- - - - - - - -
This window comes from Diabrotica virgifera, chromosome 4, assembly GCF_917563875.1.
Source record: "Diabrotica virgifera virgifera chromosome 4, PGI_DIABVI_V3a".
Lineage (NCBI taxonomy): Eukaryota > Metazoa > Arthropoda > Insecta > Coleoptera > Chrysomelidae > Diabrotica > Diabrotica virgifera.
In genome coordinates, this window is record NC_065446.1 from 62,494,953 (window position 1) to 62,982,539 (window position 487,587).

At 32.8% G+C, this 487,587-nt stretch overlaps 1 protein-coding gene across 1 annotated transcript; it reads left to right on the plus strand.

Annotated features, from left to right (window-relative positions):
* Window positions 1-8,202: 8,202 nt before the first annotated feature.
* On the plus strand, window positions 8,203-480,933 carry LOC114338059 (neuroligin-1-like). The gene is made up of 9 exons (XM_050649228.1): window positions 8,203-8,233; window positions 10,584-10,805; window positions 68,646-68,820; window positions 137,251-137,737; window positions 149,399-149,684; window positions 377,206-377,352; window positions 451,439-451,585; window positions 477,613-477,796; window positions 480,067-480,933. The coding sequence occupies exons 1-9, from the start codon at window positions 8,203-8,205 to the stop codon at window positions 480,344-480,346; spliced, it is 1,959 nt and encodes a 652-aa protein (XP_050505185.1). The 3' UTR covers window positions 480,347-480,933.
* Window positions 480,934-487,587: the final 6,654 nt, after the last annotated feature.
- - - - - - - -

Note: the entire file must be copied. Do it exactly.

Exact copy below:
This window comes from Diabrotica virgifera, chromosome 4, assembly GCF_917563875.1.
Source record: "Diabrotica virgifera virgifera chromosome 4, PGI_DIABVI_V3a".
Lineage (NCBI taxonomy): Eukaryota > Metazoa > Arthropoda > Insecta > Coleoptera > Chrysomelidae > Diabrotica > Diabrotica virgifera.
In genome coordinates, this window is record NC_065446.1 from 62,494,953 (window position 1) to 62,982,539 (window position 487,587).

At 32.8% G+C, this 487,587-nt stretch overlaps 1 protein-coding gene across 1 annotated transcript; it reads left to right on the plus strand.

Annotated features, from left to right (window-relative positions):
* Window positions 1-8,202: 8,202 nt before the first annotated feature.
* On the plus strand, window positions 8,203-480,933 carry LOC114338059 (neuroligin-1-like). The gene is made up of 9 exons (XM_050649228.1): window positions 8,203-8,233; window positions 10,584-10,805; window positions 68,646-68,820; window positions 137,251-137,737; window positions 149,399-149,684; window positions 377,206-377,352; window positions 451,439-451,585; window positions 477,613-477,796; window positions 480,067-480,933. The coding sequence occupies exons 1-9, from the start codon at window positions 8,203-8,205 to the stop codon at window positions 480,344-480,346; spliced, it is 1,959 nt and encodes a 652-aa protein (XP_050505185.1). The 3' UTR covers window positions 480,347-480,933.
* Window positions 480,934-487,587: the final 6,654 nt, after the last annotated feature.